Israel: the state they love to hate
spiked editor Mick Hume in The Times (London), on why there is little positive in today's Israel-bashing.
Your enemie’s enemies are not always your friends. Having long supported the Palestinian right to self-determination, I find that I am no fan of today’s fashionable anti-Israeli mood. Israel’s newfound critics reveal more about problems in the West than any solutions in the Middle East.
The Israeli state stands internationally despised and isolated as never before. The assassination of Hamas leaders has been condemned by those, such as the British Foreign Secretary, who have no problem with American attacks on suspected leaders of al-Qaeda or Iraqi militia. Everybody, from a BBC reporter to a veteran Zionist such as Gerald Kaufman MP, now feels free to attack Israel in language that, until recently, would have been the preserve of the far Left, while the internet is packed with campaign websites denouncing the ‘ZioNazis’.
It is popular to condemn George Bush as ‘the most pro-Israeli US President ever’. A more sober assessment, however, might think it remarkable how far this right-wing Republican Administration has gone along with the turn against Israel. Of course, Washington arms and finances Israel. But President Bush has also become the first to commit America to supporting a Palestinian state. If his predecessors had backed the speedy withdrawal of Israeli troops and most settlers from the Gaza Strip and West Bank, it would have been seen as a disaster for Zionist expansionism. Yet when Bush endorsed Ariel Sharon’s withdrawal plan, he was accused of betraying the Palestinians in tones that suggested he had given Israel’s Prime Minister his personal permission to bulldoze Arab villages.
What is behind this new anti-Israeli mood? If anything, the Israeli military is less trigger-happy than in the past. It’s ‘targeted assassinations’ of Hamas leaders are now widely condemned, but there was little ‘targeted’ about the invasion of Lebanon in 1982 that led to the massacre of Palestinian refugees. Western peace activists who travel to Palestine might get a thrill from calling Israelis ‘ZioNazis’, but it is unlikely that they would be so keen to face the guns of the real Third Reich. No, the turn against Israel can be explained only as a result of changes in Western attitudes. Partly this has to do with a pragmatic shift in the strategic view of the Middle East. Even the Americans recognise that Israel can no longer play its Cold War role as the West’s gendarme in the region.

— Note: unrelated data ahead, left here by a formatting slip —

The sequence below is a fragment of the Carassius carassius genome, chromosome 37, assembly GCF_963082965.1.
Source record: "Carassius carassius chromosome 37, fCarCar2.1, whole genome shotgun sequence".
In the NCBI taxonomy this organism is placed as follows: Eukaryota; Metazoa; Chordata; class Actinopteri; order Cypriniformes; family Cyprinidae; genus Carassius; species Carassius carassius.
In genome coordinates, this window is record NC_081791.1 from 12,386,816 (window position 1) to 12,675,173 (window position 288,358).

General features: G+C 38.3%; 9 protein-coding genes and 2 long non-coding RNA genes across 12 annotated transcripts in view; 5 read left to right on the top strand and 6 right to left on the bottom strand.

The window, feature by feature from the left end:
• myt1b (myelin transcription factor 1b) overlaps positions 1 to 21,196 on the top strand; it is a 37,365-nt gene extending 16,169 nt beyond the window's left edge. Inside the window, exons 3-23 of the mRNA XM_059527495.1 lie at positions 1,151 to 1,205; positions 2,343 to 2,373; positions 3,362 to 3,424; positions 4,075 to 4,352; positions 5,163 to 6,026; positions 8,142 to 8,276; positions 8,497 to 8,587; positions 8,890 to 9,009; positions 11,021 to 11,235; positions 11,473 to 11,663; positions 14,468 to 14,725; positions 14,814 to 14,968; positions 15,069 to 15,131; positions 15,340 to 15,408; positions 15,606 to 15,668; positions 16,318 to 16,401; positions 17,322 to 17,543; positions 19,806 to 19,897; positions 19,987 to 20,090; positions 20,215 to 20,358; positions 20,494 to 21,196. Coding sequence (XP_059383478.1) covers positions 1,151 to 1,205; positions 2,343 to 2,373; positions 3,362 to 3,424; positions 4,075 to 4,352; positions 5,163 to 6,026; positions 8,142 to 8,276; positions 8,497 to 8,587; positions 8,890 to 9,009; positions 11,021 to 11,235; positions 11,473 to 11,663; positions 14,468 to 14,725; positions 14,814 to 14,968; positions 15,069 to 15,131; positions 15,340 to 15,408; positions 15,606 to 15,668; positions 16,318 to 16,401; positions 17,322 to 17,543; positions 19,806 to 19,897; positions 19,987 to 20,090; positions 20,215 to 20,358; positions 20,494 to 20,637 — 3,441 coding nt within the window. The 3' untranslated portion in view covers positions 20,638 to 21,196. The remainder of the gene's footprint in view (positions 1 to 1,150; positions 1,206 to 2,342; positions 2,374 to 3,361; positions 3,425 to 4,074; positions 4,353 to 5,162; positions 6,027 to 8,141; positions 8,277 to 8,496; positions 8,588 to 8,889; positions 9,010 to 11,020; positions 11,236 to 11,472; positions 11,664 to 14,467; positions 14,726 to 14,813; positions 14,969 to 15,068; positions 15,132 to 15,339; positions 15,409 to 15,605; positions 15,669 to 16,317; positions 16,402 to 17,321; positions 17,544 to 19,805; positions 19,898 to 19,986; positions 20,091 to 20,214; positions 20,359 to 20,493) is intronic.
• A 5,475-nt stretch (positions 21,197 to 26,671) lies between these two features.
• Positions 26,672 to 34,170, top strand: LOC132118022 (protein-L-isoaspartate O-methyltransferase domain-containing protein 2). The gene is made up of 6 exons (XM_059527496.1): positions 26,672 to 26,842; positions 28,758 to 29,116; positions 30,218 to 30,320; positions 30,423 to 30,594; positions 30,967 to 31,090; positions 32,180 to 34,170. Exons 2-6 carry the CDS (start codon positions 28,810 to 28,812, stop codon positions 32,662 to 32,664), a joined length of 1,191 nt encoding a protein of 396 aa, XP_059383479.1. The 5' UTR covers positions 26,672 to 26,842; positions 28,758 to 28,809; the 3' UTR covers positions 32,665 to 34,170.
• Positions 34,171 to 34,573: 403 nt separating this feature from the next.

Away from diplomatic considerations, however, there has been a more fundamental change in the way that people view the attitudes and values that Israel is supposed to embody. The Israeli state has long been seen as a sort of ersatz America, an outpost of Western civilisation in a hostile Muslim world. That was once its strength, from which it drew its international support. Now, however, those same qualities make Israel a liability in many eyes.
Israel’s traditional insistence on national sovereignty and fighting to defend its interests sit uneasily in a more uncertain world where Western states feel comfortable only when acting in the name of multilateral humanitarianism. The old values that Israel has symbolised for the West are distinctly out of vogue. It is not just that they are hated by Islamic extremists in the Middle East. More importantly, many in our own societies are embarrassed by Israel because they now fear the worst about Western civilisation.
It seems as if a downbeat, defeatist mood within the West has found an outlet in Israel-bashing. When protesters carry those banners declaring that ‘We are all Palestinians now’, it is not about supporting their right to political self-determination. It is about empathising with Palestinians as the ultimate victims of our victim-centred culture, somehow wanting to purge our guilt by feeling their pain and suffering. Jenny Tonge, the Liberal Democrat MP, was sacked for claiming that she could feel where Palestinian suicide bombers were coming from. But her revelling in their feelings of powerlessness and oppression spoke for many today.
This mood seems to say more about self-loathing in the West than anything to do with peace in the Middle East. The Israeli state may still be reactionary, but there appears little that is liberal, liberating or progressive about the arguments of its new-found critics.
More than a century ago, when it became fashionable to attack something called ‘Jewish capitalism’, August Bebel, a German colleague of Karl Marx, described this confused outlook as ‘the socialism of fools’. Today’s tendency to indulge dubious sentiments in the guise of solidarity with the Palestinians looks just as foolish.
This article is republished from The Times (London)
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